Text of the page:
NCAA Football News

Florida State Cruises Past Syracuse, but How Ready Are 'Noles for Notre Dame?

Through six games, Florida State doesn't exactly look 2013 good. With so many of the stars of last year's national championship team gone, it's unfair to compare the two teams.

But after a 38-20 win over Syracuse on Saturday, a game in which No. 1 FSU moved the ball at will and often stopped the Orange in the red zone, the Seminoles are finding their rhythm.

Coming off a shaky defensive showing at N.C. State and some offensive struggles against Wake Forest, FSU put together its best effort going into a Top 10 showdown with Notre Dame next Saturday in Tallahassee, Florida.

Subtract two starters on offense, center Austin Barron and tailback Karlos Williams, and FSU still found ways to score at will. FSU put points on the board on five of its first seven drives and ran for 165 yards.

Jameis Winston turned in one of his best games, completing 30 of 36 passes for 317 yards and three touchdowns. Winston surpassed 275 passing yards for the fourth time in five games.

FSU won its 22nd straight game and became bowl-eligible for a 33rd straight season. But now the Seminoles turn their attention to Notre Dame.

 

FSU's offense finding success

For all the criticisms of FSU's offensive line and of how Winston has performed a year after winning the Heisman Trophy, here are some numbers to chew on.

Florida State has scored 37, 23, 56, 43 and 38 points against its five Football Bowl Subdivision opponents. That's an average of 39.4 points.

After struggles on the ground in its first two games against FBS teams, FSU has run the ball well. The Seminoles had 166 yards against N.C. State, 171 yards versus Wake Forest and 165 yards at Syracuse. 

And Winston? He has thrown for 1,605 yards and 11 touchdowns in five games, an average of 321 passing yards. While completing 70 percent of his passes, better than the 66.9 percent from his Heisman season.

How does that translate versus Notre Dame? Quite well for FSU.

The Fighting Irish are very good against the run, putting together one of the nation's top 15 rush defenses (95 yards per game allowed going into the UNC game on Saturday). But Notre Dame is just 46th nationally in passing yards allowed, giving up 220 yards per game. Notre Dame has played a majority of its games against teams that succeed against the run (like Rice and Stanford), while FSU has leaned more toward Winston and the passing game while the rushing game developed.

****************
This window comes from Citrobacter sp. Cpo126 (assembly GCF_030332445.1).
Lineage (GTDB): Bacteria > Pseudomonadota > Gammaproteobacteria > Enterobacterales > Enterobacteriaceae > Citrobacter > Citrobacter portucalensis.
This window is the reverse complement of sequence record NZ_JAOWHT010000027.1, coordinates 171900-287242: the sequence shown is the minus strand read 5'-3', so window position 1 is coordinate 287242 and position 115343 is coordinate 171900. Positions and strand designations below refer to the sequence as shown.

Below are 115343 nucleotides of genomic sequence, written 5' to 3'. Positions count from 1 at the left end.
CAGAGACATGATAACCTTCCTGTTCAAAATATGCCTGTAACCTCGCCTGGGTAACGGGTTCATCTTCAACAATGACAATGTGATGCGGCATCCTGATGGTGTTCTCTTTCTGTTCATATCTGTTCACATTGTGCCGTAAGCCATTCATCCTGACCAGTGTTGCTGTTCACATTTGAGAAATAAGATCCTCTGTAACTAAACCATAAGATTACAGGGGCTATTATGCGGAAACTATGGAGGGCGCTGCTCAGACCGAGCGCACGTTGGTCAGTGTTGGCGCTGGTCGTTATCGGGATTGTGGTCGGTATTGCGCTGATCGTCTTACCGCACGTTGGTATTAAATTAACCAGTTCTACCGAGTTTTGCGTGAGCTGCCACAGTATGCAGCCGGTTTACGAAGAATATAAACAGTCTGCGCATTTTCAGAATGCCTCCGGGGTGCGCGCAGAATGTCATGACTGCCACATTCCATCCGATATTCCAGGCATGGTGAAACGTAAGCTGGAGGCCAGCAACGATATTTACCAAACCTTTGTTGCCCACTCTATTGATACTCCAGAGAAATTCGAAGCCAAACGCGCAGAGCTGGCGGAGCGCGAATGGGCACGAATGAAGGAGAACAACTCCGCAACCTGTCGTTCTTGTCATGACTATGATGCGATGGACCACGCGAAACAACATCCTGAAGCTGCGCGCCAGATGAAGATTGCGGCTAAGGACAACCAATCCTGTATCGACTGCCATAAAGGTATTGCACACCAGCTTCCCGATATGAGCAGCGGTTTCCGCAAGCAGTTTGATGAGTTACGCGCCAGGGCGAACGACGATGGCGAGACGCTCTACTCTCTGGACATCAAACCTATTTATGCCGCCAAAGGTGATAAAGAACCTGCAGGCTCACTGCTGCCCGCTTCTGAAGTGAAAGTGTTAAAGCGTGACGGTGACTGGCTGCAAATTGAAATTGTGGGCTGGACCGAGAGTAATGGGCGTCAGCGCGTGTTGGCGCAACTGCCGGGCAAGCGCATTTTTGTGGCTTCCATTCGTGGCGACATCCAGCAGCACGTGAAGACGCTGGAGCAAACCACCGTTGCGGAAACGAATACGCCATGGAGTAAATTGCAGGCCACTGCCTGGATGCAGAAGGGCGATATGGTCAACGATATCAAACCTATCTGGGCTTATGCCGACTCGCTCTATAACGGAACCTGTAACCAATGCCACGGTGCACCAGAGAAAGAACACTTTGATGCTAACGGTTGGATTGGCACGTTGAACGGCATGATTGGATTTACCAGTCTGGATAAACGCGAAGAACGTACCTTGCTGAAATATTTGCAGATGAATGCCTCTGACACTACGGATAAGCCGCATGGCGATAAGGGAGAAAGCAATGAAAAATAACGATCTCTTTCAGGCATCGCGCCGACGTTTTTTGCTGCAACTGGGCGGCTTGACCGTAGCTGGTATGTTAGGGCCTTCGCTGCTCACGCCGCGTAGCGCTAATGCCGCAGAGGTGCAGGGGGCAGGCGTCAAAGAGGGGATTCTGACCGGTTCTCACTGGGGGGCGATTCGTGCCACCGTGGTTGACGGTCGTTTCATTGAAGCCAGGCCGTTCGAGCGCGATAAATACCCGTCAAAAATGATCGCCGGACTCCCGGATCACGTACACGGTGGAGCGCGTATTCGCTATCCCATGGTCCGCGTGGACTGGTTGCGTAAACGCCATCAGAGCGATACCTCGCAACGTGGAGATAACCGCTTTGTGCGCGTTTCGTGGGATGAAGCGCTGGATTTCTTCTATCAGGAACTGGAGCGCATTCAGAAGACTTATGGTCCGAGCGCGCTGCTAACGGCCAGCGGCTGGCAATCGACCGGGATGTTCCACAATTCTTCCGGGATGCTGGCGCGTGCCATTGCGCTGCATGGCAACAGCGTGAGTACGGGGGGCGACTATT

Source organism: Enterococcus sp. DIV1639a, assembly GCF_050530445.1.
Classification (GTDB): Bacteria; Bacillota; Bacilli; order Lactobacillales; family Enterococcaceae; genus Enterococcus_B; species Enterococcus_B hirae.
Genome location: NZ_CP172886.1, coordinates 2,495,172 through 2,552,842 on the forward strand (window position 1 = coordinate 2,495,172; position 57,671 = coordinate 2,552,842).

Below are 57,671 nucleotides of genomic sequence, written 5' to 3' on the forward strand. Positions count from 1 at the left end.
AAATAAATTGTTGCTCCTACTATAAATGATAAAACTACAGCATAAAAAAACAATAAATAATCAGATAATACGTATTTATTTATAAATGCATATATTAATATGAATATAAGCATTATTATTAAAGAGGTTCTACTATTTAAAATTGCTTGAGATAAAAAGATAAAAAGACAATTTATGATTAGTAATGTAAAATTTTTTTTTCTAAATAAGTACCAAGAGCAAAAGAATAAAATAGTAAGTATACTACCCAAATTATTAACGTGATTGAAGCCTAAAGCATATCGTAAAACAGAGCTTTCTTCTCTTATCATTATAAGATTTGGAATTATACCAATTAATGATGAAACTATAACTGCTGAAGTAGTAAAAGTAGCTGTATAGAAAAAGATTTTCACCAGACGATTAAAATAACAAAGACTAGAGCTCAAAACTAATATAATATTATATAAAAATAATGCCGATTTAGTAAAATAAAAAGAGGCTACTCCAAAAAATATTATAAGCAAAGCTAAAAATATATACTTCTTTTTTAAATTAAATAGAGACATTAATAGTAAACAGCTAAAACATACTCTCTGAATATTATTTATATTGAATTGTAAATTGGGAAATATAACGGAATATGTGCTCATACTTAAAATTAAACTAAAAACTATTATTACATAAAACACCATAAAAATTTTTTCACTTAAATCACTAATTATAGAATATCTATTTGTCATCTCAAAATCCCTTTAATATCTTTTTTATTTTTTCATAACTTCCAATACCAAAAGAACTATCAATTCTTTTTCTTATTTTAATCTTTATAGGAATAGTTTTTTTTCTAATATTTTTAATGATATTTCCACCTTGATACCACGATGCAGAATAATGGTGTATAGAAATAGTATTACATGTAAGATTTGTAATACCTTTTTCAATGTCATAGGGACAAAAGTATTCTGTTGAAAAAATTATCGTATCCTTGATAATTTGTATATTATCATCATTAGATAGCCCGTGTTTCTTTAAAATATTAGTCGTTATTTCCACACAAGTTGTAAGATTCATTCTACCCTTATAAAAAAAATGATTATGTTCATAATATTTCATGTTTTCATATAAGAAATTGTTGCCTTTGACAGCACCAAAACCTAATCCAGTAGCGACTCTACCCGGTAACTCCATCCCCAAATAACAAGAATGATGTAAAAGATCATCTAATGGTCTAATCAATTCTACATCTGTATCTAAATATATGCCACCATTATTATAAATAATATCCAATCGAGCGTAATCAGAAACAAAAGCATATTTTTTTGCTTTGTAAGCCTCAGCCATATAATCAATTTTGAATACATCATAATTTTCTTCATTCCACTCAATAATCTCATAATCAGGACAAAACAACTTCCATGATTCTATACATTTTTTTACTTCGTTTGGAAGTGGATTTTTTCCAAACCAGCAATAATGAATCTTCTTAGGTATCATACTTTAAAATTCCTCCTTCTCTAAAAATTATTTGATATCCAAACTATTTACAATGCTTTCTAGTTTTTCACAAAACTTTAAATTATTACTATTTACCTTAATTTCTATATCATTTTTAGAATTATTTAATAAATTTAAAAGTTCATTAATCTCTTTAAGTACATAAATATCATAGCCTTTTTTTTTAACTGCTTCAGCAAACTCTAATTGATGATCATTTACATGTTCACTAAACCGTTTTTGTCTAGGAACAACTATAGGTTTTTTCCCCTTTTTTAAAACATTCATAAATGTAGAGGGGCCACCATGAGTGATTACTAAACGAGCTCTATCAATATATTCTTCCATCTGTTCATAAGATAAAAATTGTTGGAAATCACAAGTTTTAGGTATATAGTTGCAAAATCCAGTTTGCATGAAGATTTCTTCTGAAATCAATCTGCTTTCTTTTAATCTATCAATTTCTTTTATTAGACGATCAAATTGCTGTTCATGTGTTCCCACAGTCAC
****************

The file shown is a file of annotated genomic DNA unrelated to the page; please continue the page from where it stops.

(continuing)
FSU's balanced attack should give Notre Dame plenty of problems on defense.

 

FSU's defense strong in red zone

Florida State bent on defense in the first half against Syracuse but was at its best in the red zone. Syracuse managed just two field goals in four drives that went inside the 20, with safety Jalen Ramsey coming up with an interception and FSU stopping the Orange on downs with about two minutes to go before halftime.

A game that easily could have been very close was instead 24-6 FSU at the half. This is where FSU's defense is superb: The Seminoles will let a team drive but then find a way to hold opponents to a field goal—or force a turnover—inside the 20.

FSU coach Jimbo Fisher makes sure that the Seminoles are situationally sound, and they are one of the top 20 teams in the FBS in red-zone efficiency. Notre Dame has scored on 19 of 22 trips into the red zone going into the UNC game.

One thing that works in FSU's favor is Notre Dame's struggling ground attack (78th nationally). Quarterback Everett Golson is good enough to beat FSU with his arm and his legs, but Notre Dame is too one-dimensional on offense.

Of course, you probably could have guessed which way Holtz was leaning.

Notre Dame at FSU is shaping up to be one of the best games of the season. Give FSU the early edge because of its balance on offense and ability to force turnovers on defense.

Bob Ferrante is the Florida State Lead Writer for Bleacher Report; all quotes obtained firsthand unless otherwise noted. Follow Bob on Twitter. All recruiting information is courtesy of 247Sports.

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